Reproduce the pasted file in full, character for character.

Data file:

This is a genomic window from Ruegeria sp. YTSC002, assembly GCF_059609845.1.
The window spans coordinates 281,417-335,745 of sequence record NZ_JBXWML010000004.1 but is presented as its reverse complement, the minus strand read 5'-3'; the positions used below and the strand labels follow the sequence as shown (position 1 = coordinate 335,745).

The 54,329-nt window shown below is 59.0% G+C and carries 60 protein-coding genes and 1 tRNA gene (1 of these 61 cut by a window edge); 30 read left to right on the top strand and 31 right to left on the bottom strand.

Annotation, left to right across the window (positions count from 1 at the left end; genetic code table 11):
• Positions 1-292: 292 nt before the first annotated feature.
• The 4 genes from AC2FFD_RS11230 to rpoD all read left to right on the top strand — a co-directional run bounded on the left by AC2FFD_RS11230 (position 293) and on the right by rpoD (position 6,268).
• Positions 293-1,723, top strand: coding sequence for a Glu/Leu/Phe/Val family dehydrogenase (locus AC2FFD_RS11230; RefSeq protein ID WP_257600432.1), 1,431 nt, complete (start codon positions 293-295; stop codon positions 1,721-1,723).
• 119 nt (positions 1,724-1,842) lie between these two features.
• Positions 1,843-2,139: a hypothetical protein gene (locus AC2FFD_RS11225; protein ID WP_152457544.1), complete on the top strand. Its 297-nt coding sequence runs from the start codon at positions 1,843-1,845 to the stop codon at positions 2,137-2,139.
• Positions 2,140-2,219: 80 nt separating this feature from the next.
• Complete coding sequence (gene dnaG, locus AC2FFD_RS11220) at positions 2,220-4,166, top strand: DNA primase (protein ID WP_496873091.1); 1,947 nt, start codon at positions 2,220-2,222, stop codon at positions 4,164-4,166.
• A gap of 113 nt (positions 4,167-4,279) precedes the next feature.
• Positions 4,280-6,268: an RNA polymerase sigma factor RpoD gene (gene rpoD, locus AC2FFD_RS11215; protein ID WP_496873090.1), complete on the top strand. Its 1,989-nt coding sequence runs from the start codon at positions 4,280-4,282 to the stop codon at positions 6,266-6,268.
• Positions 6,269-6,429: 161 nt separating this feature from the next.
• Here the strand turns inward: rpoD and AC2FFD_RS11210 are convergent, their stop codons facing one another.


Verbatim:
This is a genomic window from Ruegeria sp. YTSC002, assembly GCF_059609845.1.
The window spans coordinates 281,417-335,745 of sequence record NZ_JBXWML010000004.1 but is presented as its reverse complement, the minus strand read 5'-3'; the positions used below and the strand labels follow the sequence as shown (position 1 = coordinate 335,745).

The 54,329-nt window shown below is 59.0% G+C and carries 60 protein-coding genes and 1 tRNA gene (1 of these 61 cut by a window edge); 30 read left to right on the top strand and 31 right to left on the bottom strand.

Annotation, left to right across the window (positions count from 1 at the left end; genetic code table 11):
• Positions 1-292: 292 nt before the first annotated feature.
• The 4 genes from AC2FFD_RS11230 to rpoD all read left to right on the top strand — a co-directional run bounded on the left by AC2FFD_RS11230 (position 293) and on the right by rpoD (position 6,268).
• Positions 293-1,723, top strand: coding sequence for a Glu/Leu/Phe/Val family dehydrogenase (locus AC2FFD_RS11230; RefSeq protein ID WP_257600432.1), 1,431 nt, complete (start codon positions 293-295; stop codon positions 1,721-1,723).
• 119 nt (positions 1,724-1,842) lie between these two features.
• Positions 1,843-2,139: a hypothetical protein gene (locus AC2FFD_RS11225; protein ID WP_152457544.1), complete on the top strand. Its 297-nt coding sequence runs from the start codon at positions 1,843-1,845 to the stop codon at positions 2,137-2,139.
• Positions 2,140-2,219: 80 nt separating this feature from the next.
• Complete coding sequence (gene dnaG, locus AC2FFD_RS11220) at positions 2,220-4,166, top strand: DNA primase (protein ID WP_496873091.1); 1,947 nt, start codon at positions 2,220-2,222, stop codon at positions 4,164-4,166.
• A gap of 113 nt (positions 4,167-4,279) precedes the next feature.
• Positions 4,280-6,268: an RNA polymerase sigma factor RpoD gene (gene rpoD, locus AC2FFD_RS11215; protein ID WP_496873090.1), complete on the top strand. Its 1,989-nt coding sequence runs from the start codon at positions 4,280-4,282 to the stop codon at positions 6,266-6,268.
• Positions 6,269-6,429: 161 nt separating this feature from the next.
• Here the strand turns inward: rpoD and AC2FFD_RS11210 are convergent, their stop codons facing one another.